A new development that will temporarily suspend Tetra Bio-Pharma’s (Tetra Bio-Pharma Stock Quote, Chart TSXV:TBP) Phase 3 clinical program has Paradigm Capital analyst Rahul Sarugaser lowering his price target on the stock, though the analyst is maintaining his “Buy” rating.
This morning, Tetra announced that it would temporarily suspend it PPP001 program due to two impurities it found in its investigational drug. The company found two mycotoxins, ochratoxin A and vomitoxin, in clinical batches of PPP001.
“This unexpected development will result in a six-month delay in the submission of the Canadian new drug submission or drug identification number (DIN) application for PPP001,” CEO Guy Chamberland said. “Tetra strongly believes that this delay will lead to a safer and higher quality drug for patients with advanced cancer. Through our research and development efforts, Tetra’s intention is to create higher quality for all cannabis-derived medicinal products. This is Tetra’s commitment to patient safety. We will continue to provide reports to Health Canada so that the Canadian government receives Tetra’s data in a timely manner so that regulators can ensure the safety and wellness of all Canadians consuming recreational and medical cannabis.”
Sarugaser says this news is actually mixed, because Tetra Bio-Pharma is demonstrating leadership by adhering to a higher standard than is required of it.
“While a six-month delay in TBP’s clinical program is no doubt disappointing, this event re-emphasizes TBP’s leadership in the Canadian cannabis industry: TBP’s position at the interface of Pharma and cannabis is highlighting deficiencies in current cannabis quality regulations,” the analyst says. “That two well-known toxins—already regulated by Health Canada’s drug development division and the CFIA—are not screened for under the Cannabis Act is a critical oversight that will likely be addressed by Health Canada in short order. Retroactive screening for these and other contaminants, in a worst-case scenario, could result in industry-wide product recalls. In the short term, however, companies that adhere to stricter quality criteria, such as TBP, are well positioned to meet any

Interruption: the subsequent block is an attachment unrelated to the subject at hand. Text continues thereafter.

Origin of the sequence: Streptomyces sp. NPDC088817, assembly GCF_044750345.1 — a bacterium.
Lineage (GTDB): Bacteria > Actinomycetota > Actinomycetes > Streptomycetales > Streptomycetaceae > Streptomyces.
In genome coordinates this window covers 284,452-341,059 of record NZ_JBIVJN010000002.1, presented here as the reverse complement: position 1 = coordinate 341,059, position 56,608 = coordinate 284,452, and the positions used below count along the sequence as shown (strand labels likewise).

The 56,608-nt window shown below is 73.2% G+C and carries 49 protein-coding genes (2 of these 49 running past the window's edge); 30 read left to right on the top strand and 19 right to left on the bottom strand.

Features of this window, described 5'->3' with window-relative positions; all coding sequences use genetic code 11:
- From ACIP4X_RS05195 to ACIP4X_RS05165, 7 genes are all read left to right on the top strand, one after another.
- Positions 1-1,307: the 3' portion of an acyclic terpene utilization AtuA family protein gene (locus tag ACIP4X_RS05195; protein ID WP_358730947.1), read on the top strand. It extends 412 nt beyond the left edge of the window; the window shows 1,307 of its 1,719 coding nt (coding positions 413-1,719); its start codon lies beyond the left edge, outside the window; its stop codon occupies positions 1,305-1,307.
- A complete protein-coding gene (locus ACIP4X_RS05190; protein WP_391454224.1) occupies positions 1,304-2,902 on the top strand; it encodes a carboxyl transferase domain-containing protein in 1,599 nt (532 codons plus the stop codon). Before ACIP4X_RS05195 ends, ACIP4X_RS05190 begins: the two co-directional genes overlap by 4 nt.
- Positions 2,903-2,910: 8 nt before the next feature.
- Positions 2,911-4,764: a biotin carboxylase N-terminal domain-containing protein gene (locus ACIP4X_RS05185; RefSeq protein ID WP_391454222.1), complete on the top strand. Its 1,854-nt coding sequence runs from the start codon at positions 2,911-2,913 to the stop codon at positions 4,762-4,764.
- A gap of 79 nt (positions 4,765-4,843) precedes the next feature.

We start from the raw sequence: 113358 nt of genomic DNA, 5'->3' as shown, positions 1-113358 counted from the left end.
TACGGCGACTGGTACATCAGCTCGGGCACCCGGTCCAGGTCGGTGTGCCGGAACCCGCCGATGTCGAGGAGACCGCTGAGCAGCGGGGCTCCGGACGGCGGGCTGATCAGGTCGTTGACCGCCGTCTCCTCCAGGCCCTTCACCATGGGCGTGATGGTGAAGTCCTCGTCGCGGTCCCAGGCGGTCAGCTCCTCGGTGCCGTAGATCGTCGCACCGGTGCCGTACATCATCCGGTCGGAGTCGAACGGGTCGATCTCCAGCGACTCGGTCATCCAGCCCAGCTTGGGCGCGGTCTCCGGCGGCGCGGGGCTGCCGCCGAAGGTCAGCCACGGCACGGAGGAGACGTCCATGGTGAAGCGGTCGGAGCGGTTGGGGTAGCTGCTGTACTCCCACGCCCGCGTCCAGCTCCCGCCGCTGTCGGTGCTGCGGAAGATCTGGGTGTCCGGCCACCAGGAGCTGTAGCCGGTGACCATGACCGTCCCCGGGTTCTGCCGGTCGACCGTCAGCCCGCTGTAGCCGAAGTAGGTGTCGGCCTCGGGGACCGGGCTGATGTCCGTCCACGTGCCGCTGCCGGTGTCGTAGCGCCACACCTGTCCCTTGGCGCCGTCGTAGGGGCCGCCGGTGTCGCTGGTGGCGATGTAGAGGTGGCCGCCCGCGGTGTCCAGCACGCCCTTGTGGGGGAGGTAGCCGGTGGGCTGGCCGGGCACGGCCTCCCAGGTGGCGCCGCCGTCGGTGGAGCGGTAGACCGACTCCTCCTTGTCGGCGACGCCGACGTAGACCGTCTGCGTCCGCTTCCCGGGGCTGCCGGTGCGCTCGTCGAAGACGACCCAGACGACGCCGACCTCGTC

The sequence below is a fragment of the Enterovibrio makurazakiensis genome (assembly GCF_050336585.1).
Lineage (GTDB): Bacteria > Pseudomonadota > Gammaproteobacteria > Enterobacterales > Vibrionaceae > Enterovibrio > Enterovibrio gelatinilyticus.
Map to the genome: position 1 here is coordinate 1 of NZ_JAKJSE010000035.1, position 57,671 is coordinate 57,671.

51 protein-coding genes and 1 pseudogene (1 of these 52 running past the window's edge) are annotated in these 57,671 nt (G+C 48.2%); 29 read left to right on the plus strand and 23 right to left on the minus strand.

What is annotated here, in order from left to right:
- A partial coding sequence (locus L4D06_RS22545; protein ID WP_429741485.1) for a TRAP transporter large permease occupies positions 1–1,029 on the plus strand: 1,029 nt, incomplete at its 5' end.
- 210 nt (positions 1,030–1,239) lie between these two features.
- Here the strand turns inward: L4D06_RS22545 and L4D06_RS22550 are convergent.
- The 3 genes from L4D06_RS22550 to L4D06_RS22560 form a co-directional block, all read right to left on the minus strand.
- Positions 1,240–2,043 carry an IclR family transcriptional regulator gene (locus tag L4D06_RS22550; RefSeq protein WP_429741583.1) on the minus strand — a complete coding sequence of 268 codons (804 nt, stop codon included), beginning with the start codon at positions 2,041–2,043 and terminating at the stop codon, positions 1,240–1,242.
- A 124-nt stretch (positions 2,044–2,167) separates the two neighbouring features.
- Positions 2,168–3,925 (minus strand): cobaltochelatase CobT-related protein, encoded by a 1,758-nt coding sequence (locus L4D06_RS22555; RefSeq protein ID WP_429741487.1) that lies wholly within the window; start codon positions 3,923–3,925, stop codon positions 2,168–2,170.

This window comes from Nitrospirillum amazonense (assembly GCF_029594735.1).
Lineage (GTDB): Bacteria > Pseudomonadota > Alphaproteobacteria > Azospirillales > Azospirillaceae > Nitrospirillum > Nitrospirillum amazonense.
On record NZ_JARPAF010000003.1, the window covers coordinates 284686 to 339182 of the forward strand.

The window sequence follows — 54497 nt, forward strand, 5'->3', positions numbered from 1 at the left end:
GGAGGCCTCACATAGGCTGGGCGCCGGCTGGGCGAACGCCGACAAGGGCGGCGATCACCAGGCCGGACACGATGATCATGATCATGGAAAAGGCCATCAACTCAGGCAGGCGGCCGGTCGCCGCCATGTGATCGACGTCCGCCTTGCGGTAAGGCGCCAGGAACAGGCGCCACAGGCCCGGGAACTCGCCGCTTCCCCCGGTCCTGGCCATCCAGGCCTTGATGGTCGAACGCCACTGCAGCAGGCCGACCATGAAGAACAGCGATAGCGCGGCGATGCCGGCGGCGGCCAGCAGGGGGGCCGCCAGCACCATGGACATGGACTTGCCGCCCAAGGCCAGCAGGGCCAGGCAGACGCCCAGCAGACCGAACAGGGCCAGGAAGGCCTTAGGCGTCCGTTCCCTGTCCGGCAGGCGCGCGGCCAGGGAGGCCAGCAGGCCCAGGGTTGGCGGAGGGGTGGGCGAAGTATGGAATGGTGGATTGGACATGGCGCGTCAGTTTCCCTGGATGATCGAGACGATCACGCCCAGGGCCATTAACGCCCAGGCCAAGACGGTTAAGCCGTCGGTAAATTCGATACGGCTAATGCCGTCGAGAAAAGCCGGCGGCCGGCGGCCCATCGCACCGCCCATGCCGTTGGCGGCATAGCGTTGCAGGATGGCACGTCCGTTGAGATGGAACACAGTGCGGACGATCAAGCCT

new rules that Health Canada sets out.
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In October 2018 AgraFlora’s majority owned subsidiary, AAA Heidelberg, received a license to produce under Health Canada’s Access to Cannabis for Medical Purposes Regulations for its facility in London, ON. AAA is currently preparing for its first crop and is working closely with partner Canopy Growth as the harvested product is to be sold through Tweed Mainstreet’s CraftGrow Collection.
Sarugaser says that, owing to the delays in TBP’s clinical program, he has reduced his one-year price target on the stock from $1.75 to $1.50, while maintaining his “Buy” rating.
The analyst thinks Tetra will post EBITDA of negative $2.0-million on zero revenue in fiscal 2018. In 2019, he expects the same zero revenue with an EBITDA loss of $1.2-million.